Maureen Grimes used to start each day preparing for a flood of minor injuries.

“We’d walk in the door in the morning, and a typical morning would be to go get our cooler and walk to the cafeteria big ice machine, and fill it to the brim with ice,” she said. “Now we fill it halfway.”

Maureen’s one of two nurses at Pell Elementary School in Newport. These days, parents are keeping kids with a runny nose home from school. Students know better than to fake a stomach ache to get out of taking a test. And there’s less roughhousing happening on the playground. 

“Maureen and I have gone from seeing probably 60 to 80 kids a day to maybe three or four,” her colleague, Carolyn Martin, said on a Zoom call. 

“It’s a dramatic change. We are equally as busy now, but more of it is data entry, spreadsheets, calling, doing kind of [health department] stuff.”

From morning ‘til night -- and through the weekends -- their days are dominated by a single concern: preventing the spread of COVID-19 within the school buildings. 

“Constant COVID-brain, I call it,” said Sarah Cloutier, the nurse at Newport’s Rogers High School. 

“It's always on our minds. And if it's not on our mind, someone will ask us a question about it. You're the COVID expert now for everyone. Your neighbors, your family, your co-workers, the kids at school, just everyone. And you can't get away from it.”


A big part of what keeps the nurses busy is tracking down potential coronavirus exposures. 

When administrators learn that a student tested positive for COVID-19, either from the health department or from the family, they start working to figure out who that student spent time with.  

“The nurse then goes, I'll say, into action,” said Newport Superintendent Colleen Burns Jermain. 

“First she looks at when the child is determined positive. She goes back 48 hours to see when they were contagious,” she explained. “Then we look at the child's schedule. What classes did they attend? So then we take up the rosters of the classes they were in, and the teachers they were with. And then there's a protocol of distance and the whole nine yards.”

According to the nurses, they typically spend three to four hours on each case, working with the principals to track down bus charts, cafeteria seating maps, sports schedules, and more.  

And they contact any teachers and families of students who may have been exposed.

In many cases, the nurses said, parents call the school as soon as they get a positive COVID-19 test result. And during the surge in cases last fall, the state health department racked up a backlog of cases in need of contact tracing. 

“We were finding out [about cases] probably hours to days before the Department of Health,” Maureen said, “so we had to act on it.”

Carolyn said she put herself in quarantine when her son tested positive, and didn’t get a call from the health department until 12 days later. 

“We were kind of forced to jump in because there was such a delay,” she added.

Burns Jermain said a single case can put a hundred people into quarantine.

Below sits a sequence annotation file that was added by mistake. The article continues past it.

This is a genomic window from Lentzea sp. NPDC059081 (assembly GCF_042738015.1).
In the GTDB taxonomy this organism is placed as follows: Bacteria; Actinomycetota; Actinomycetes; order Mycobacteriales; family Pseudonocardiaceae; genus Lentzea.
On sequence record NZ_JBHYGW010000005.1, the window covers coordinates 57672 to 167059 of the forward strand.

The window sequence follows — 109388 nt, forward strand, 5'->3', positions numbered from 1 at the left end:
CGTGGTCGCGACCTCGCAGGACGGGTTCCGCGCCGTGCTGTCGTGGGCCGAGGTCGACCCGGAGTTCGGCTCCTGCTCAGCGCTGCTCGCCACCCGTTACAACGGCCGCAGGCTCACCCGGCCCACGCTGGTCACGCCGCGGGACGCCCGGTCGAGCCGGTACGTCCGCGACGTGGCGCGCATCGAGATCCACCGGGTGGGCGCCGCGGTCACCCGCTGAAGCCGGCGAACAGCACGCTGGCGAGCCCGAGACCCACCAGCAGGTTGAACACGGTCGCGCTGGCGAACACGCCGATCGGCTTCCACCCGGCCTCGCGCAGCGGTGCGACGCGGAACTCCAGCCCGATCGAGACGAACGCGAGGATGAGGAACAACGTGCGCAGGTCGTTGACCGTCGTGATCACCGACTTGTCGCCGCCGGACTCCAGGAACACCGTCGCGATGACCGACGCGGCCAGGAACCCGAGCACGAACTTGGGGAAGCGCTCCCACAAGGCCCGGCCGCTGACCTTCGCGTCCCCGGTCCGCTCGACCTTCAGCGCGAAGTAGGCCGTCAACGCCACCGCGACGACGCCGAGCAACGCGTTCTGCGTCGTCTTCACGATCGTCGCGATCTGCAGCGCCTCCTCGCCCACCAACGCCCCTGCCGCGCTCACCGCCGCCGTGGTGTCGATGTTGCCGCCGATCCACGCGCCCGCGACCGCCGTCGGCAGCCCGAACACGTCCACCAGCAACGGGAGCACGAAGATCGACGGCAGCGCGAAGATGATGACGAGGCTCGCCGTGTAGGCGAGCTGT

“See, it’s not the positive cases,” she said. “It's the impact of that, and how it reaches so many. Just one case.”

Staffing shortages caused by COVID-19 exposures have forced administrators to close whole buildings, shifting hundreds of students to distance learning. 

In addition to contact tracing, Newport’s school nurses are now also running coronavirus testing clinics.

“They're really superheroes,” said Burns Jermain. “I have been on the phone almost every weekend with my school nurses. They are 24/7.”


“It’s just so much responsibility,” said Lisa Buterbaugh, the nurse at Thompson Middle School. “You know, when you think of one positive case, how many people it affects? And then, are they going to listen to you?”

Lisa said some families want to hear directly from the health department. Others hang on her every word. But the ones she worries about most are the families who don’t pick up. 

“I had one today—I got a call about a girl. And the contact number for the parent is not correct. The work number, she no longer works there. The email, I emailed the parent like three weeks ago about an issue. She still hasn't emailed me back. How do I contact this family?”

Lisa and her colleagues know that it’s difficult for families to hear that their child needs to stay home. They may need to call out from work, potentially losing out on pay, or scramble to find childcare. Maureen doesn’t take that lightly.

“I'm the one dropping this bomb on them.”

She said she often feels like she owes them a solution. 

“The dreaded phone call used to be head lice: 'Your child has head lice, come and get them.' And now it's: 'Your child's been exposed to COVID, so they have to stay home.' Yeah, it's hard for us.”

Rhode Island teachers are now getting vaccinated, and the Centers for Disease Control and Prevention are loosening social distancing rules for schools. But even within the last few weeks, over a hundred Newport students and teachers were put in quarantine. 

Maureen said she hopes her job will return to normal soon. She just doesn’t know when that will be possible. 

Reporter Sofia Rudin can be reached at or 401-302-1057.